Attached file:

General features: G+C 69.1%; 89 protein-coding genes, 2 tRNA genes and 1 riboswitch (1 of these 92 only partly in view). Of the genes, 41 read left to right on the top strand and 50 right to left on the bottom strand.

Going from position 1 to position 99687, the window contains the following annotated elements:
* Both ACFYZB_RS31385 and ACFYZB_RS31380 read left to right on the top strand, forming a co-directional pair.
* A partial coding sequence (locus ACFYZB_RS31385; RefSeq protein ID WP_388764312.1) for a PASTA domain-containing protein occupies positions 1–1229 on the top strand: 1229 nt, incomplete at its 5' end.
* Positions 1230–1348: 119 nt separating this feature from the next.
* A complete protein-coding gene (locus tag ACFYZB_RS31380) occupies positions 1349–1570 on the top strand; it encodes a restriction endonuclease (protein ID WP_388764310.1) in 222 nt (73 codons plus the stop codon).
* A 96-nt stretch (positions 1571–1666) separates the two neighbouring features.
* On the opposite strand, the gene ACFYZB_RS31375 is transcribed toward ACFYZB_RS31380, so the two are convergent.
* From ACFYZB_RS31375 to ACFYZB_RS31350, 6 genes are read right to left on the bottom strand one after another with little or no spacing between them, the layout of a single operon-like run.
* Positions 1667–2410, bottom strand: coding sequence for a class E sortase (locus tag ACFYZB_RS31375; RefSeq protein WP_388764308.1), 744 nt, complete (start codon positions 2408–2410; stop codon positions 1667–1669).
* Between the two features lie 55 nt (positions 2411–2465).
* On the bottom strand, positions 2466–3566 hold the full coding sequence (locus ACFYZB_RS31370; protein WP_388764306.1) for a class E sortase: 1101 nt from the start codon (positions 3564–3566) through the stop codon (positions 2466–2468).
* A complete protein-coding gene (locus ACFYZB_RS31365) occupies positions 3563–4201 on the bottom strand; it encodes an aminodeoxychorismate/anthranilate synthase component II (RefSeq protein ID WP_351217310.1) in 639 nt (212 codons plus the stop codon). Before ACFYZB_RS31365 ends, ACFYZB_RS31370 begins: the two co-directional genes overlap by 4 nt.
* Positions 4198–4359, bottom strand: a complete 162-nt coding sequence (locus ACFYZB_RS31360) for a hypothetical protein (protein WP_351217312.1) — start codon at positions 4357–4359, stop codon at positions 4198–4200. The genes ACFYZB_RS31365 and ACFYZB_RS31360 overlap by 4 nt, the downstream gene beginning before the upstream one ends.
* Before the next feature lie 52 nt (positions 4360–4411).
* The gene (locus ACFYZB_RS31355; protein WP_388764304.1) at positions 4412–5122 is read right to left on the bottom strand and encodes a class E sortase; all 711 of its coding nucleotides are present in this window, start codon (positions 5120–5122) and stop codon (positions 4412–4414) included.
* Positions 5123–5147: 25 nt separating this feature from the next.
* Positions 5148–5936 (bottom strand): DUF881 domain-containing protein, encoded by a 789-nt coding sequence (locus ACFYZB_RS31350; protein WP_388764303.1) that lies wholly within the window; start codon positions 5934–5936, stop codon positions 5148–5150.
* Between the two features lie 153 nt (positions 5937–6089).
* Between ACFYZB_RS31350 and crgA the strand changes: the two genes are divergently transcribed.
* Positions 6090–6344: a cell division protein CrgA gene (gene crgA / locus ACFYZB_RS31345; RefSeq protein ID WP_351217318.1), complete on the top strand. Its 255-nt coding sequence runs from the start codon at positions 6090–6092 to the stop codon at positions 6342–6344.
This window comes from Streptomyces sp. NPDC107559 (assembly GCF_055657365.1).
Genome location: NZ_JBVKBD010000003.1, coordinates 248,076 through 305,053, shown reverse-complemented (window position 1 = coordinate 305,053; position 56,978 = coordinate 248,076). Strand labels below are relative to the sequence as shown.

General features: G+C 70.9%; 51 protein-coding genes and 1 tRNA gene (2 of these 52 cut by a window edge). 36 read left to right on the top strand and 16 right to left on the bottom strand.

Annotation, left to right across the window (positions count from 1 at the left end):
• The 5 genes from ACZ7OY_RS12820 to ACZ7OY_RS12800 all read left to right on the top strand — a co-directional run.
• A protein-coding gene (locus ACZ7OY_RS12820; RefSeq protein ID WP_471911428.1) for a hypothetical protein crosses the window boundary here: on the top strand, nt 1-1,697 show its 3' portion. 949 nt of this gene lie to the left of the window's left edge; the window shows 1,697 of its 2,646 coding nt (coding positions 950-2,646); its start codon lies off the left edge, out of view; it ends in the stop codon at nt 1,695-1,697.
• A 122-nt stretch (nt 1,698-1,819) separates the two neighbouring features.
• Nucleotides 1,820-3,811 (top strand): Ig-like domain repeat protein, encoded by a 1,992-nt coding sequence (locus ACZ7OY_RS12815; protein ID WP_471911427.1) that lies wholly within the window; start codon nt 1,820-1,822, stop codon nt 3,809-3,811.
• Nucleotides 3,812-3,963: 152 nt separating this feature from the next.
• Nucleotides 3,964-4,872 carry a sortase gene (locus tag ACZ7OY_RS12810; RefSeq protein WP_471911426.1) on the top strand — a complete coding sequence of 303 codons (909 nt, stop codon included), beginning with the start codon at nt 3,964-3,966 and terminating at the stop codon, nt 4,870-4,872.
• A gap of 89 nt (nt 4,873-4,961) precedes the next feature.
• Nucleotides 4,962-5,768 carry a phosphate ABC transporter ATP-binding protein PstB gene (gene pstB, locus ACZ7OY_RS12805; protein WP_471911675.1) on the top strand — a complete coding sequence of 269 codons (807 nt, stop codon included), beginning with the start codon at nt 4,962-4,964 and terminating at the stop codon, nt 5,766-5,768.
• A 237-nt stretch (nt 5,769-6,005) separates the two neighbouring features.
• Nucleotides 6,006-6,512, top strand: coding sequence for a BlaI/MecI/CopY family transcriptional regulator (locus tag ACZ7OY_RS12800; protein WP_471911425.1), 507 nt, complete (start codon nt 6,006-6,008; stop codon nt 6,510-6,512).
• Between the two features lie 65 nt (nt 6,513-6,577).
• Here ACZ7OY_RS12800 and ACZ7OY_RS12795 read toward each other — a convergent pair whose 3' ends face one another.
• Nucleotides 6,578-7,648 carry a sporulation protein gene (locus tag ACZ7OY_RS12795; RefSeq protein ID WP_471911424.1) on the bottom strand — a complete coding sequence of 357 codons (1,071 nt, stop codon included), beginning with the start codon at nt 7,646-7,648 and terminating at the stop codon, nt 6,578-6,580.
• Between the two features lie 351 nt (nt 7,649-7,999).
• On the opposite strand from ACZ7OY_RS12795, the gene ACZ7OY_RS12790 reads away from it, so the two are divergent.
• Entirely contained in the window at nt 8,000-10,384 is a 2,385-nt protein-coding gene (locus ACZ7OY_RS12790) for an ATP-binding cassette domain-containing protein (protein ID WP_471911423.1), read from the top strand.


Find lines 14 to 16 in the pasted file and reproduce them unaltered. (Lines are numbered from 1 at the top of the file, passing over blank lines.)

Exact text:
* Positions 4198–4359, bottom strand: a complete 162-nt coding sequence (locus ACFYZB_RS31360) for a hypothetical protein (protein WP_351217312.1) — start codon at positions 4357–4359, stop codon at positions 4198–4200. The genes ACFYZB_RS31365 and ACFYZB_RS31360 overlap by 4 nt, the downstream gene beginning before the upstream one ends.
* Before the next feature lie 52 nt (positions 4360–4411).
* The gene (locus ACFYZB_RS31355; protein WP_388764304.1) at positions 4412–5122 is read right to left on the bottom strand and encodes a class E sortase; all 711 of its coding nucleotides are present in this window, start codon (positions 5120–5122) and stop codon (positions 4412–4414) included.